Tip Sheet: Rethinking Contact Hours in Online/Hybrid Learning
By Sue Lorenson & Eddie Maloney:
In 1905, Andrew Carnegie wrote a $10M check to fund a pension system for college professors. Two legacies of that philanthropic act are familiar to academics: TIAA-CREF and the college credit hour (“Carnegie unit”) system.
Most Georgetown classes (and nearly all undergraduate classes) are classroom-based, and have been scheduled to ensure that they have “contact” (classroom) hours appropriate to their credit loads. Consequently, most faculty—until recently—haven’t had to give much thought to how and when they meet with their students; it’s been done for them by the Office of the University Registrar.
As faculty adapt their classes to online and hybrid modes of instruction, many have asked what that means for contact hours:
Do asynchronous activities count toward contact hours?
How many contact hours should my 1-credit online class have?
If I meet with my students in small groups, can that count toward contact hours?
It’s not all about synchronous contact hours. The DOE definition of the credit hour allows for “the equivalent amount of work over a different amount of time,” including work which “reasonably approximates” classroom work and “other academic activities.” In other words, all work (both in-class work + out-of-class work) “counts” toward the total learning hours** of a class, including but not limited to:
- Participating in class and viewing lectures (synchronously or asynchronously)
- Reviewing other class materials (videos, podcasts, readings)
- Assessments of all kinds (in-class or take-home, graded or not)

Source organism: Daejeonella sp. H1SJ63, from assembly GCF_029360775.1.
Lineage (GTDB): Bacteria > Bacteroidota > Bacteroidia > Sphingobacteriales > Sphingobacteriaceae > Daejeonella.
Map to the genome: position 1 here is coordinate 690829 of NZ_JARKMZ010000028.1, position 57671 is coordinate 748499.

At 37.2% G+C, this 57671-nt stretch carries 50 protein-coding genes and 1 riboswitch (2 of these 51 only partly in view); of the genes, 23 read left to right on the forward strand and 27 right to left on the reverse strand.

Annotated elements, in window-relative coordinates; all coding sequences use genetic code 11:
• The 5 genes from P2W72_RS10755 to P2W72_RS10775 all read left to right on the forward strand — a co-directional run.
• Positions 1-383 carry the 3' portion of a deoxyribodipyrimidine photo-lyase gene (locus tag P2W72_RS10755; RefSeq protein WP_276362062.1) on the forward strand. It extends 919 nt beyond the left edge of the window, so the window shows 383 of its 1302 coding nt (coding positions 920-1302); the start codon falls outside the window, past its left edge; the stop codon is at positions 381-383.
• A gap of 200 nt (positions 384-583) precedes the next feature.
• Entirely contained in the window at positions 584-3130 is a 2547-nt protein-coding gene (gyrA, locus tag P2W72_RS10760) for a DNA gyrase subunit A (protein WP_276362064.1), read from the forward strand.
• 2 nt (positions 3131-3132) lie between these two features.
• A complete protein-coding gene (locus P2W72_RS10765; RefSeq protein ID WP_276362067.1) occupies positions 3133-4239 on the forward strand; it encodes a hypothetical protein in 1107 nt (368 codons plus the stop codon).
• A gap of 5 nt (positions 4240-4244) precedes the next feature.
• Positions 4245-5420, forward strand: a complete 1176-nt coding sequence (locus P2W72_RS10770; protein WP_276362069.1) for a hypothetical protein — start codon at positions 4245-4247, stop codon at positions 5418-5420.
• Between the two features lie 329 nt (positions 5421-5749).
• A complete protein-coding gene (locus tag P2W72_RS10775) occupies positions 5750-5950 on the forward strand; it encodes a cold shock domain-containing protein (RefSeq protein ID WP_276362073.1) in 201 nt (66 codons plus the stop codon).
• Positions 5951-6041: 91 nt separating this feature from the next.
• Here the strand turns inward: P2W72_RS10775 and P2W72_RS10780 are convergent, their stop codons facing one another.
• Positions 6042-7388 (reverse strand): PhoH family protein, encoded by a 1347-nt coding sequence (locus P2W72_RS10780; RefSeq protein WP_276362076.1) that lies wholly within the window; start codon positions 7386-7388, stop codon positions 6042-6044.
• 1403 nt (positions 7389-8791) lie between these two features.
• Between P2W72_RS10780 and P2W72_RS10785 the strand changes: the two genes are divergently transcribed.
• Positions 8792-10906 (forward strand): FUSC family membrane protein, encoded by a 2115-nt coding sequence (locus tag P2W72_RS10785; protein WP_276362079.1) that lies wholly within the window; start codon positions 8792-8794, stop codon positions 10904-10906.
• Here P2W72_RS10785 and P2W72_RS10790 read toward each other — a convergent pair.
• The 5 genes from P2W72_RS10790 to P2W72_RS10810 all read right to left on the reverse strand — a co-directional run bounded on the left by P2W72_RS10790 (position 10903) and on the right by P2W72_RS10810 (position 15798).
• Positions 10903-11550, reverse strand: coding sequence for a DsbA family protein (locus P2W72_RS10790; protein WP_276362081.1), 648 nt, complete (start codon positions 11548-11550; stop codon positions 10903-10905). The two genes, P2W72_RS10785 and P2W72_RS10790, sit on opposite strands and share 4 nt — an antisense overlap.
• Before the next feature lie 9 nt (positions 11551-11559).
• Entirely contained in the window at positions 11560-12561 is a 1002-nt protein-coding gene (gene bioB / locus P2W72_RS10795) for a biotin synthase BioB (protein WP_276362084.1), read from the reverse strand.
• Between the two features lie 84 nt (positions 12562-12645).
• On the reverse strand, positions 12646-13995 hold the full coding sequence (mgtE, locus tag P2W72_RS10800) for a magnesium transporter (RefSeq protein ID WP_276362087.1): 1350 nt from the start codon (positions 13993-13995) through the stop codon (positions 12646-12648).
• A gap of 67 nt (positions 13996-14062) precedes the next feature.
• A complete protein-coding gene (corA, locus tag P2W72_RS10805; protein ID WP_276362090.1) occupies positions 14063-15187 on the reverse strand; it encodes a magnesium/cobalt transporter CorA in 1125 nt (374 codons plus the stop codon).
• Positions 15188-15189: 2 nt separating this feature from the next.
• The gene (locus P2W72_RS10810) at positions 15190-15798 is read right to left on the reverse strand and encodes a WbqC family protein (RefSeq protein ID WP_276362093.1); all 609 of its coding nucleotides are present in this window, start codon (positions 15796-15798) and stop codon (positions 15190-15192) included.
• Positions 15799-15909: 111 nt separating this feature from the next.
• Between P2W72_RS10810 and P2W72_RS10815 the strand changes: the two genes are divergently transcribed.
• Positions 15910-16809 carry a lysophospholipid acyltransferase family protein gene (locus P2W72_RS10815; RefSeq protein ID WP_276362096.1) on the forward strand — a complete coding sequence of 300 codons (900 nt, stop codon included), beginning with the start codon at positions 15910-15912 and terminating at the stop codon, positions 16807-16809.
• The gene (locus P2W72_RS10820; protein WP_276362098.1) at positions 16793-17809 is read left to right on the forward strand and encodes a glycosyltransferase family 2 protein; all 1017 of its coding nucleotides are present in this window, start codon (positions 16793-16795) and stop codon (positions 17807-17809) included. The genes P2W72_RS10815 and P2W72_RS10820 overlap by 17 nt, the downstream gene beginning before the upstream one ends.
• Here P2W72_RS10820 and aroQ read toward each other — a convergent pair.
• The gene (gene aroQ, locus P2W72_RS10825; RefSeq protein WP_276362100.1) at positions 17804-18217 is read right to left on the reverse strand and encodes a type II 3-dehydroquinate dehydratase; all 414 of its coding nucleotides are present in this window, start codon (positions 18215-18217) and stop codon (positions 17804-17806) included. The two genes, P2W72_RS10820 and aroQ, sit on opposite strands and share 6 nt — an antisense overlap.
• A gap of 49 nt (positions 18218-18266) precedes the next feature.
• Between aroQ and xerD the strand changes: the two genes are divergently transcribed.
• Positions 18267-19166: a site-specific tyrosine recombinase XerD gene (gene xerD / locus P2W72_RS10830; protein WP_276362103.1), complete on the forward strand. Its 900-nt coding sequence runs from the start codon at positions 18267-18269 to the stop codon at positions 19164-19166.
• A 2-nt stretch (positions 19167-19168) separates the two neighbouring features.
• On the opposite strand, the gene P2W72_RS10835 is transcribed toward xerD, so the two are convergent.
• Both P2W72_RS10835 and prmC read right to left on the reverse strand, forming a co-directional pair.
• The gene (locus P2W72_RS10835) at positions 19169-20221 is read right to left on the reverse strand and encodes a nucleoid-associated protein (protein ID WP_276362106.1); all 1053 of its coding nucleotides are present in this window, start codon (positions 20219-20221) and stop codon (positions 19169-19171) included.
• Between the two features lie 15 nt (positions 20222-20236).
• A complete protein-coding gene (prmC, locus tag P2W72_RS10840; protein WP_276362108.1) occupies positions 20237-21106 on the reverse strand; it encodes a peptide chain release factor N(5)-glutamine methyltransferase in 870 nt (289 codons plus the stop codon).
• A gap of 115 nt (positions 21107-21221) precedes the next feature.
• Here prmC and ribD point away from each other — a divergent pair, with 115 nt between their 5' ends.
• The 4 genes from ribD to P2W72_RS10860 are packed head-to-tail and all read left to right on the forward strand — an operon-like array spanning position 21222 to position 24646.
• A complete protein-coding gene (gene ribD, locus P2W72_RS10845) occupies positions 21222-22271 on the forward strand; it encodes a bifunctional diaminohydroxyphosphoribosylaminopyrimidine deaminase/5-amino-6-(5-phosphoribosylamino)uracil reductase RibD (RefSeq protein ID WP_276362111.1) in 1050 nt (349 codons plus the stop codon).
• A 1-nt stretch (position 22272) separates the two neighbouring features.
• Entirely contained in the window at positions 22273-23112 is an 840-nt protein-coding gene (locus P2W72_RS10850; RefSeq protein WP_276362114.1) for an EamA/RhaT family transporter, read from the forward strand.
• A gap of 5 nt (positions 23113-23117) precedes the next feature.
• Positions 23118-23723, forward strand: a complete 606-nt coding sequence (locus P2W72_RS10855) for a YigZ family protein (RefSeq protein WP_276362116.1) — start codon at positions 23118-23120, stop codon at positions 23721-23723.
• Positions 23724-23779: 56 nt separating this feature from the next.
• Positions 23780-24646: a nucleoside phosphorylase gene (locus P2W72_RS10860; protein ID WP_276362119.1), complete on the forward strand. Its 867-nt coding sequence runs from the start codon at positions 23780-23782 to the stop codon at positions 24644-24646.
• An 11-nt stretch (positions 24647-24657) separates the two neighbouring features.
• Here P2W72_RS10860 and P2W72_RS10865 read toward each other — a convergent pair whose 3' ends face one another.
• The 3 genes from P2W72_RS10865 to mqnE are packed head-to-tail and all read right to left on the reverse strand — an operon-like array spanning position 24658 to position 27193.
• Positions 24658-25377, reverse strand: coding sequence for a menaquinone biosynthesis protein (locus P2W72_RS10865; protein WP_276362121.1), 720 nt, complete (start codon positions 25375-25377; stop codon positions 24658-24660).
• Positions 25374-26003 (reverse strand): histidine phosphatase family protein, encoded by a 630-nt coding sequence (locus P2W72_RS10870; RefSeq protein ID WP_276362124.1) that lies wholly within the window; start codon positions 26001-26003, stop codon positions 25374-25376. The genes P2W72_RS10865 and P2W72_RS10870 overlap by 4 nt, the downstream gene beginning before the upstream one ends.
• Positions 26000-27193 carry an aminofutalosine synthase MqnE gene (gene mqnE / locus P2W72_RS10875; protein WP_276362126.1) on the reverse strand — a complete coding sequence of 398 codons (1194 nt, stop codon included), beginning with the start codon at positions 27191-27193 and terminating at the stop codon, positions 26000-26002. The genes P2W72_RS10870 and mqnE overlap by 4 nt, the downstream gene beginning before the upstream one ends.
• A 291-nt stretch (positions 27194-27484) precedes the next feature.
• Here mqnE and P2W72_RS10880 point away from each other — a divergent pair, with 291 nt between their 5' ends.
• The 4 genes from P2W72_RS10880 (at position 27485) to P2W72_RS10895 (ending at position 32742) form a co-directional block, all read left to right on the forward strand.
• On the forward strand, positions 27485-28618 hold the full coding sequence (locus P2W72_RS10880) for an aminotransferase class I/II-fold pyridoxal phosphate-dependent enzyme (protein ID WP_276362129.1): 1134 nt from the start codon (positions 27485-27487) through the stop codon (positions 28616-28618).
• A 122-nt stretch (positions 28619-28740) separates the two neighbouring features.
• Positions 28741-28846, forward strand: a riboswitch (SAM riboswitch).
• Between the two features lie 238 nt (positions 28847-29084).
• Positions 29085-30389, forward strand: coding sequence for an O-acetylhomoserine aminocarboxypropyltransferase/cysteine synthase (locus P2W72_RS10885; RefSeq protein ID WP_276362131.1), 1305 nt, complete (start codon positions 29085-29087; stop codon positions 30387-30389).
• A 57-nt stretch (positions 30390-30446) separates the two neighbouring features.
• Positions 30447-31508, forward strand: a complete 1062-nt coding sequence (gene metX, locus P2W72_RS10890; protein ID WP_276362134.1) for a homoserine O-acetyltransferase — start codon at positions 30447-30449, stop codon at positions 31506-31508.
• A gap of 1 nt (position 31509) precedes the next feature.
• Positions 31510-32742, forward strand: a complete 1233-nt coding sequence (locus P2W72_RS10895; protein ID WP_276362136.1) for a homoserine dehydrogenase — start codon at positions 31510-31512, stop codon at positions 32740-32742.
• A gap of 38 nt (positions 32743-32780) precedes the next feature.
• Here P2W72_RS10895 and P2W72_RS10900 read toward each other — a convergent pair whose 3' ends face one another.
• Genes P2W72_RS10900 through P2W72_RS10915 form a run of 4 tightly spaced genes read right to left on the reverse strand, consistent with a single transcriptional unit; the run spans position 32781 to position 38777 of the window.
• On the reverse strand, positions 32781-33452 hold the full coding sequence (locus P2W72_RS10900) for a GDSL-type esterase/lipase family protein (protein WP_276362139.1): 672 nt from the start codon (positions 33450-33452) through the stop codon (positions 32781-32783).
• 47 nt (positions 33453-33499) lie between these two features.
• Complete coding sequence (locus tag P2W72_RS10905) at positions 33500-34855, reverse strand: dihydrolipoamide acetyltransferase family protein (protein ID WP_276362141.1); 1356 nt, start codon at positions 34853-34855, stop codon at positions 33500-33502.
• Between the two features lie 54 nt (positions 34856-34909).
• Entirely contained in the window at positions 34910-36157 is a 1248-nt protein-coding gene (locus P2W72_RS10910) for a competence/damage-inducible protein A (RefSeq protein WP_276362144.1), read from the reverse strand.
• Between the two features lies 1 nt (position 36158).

- Posting/replying to discussion boards
- Individual or small group discussions (peer-to-peer or professor-to-student)
- Paper/project work (planning meetings, small group meetings, mentor meetings, research, writing, presentation)
It’s not about seat time, but learning time. The Carnegie unit, though still the industry standard, has been criticized for its focus on “seat time” vs. student learning outcomes. If you’re teaching a course you’ve taught before, you no doubt have clear learning goals and time-tested assessments for determining whether those goals have been met. Perhaps contact hours provided a useful guidepost for determining reasonable learning goals the first time around. If you’re teaching a course for the first time and need help creating some guardrails, there are some tools for calculating “time on task” (learning hours) available here and here.)
You have a lot of flexibility in how you deliver your courses. Adapting your classes to a new modality has likely been a challenge. Do not let contact hour math constrain your creativity; instead, focus on how the goals of your class (including student engagement) can be best achieved in an online or hybrid environment. As noted above, it’s important to consider how all activities are part of the total learning time in a given week. Think about distributing your time in ways that make sense for your learning goals and student engagement goals, not in ways that line up with traditional in-person and out-of-class time.
Your students need that flexibility as well. The fall will be challenging for our students. They will be adapting to a new learning environment and struggling to focus in the face of challenging health and safety considerations. Regular contact and meeting times will be crucial to our students’ sense of community and well-being, but thinking flexibly about how you achieve your learning goals through meaningful engagements will help position them to be successful.
** The total learning hours of the class includes both contact hours and out-of-class hours. Out-of-class hours are generally expected to be about twice the contact hours.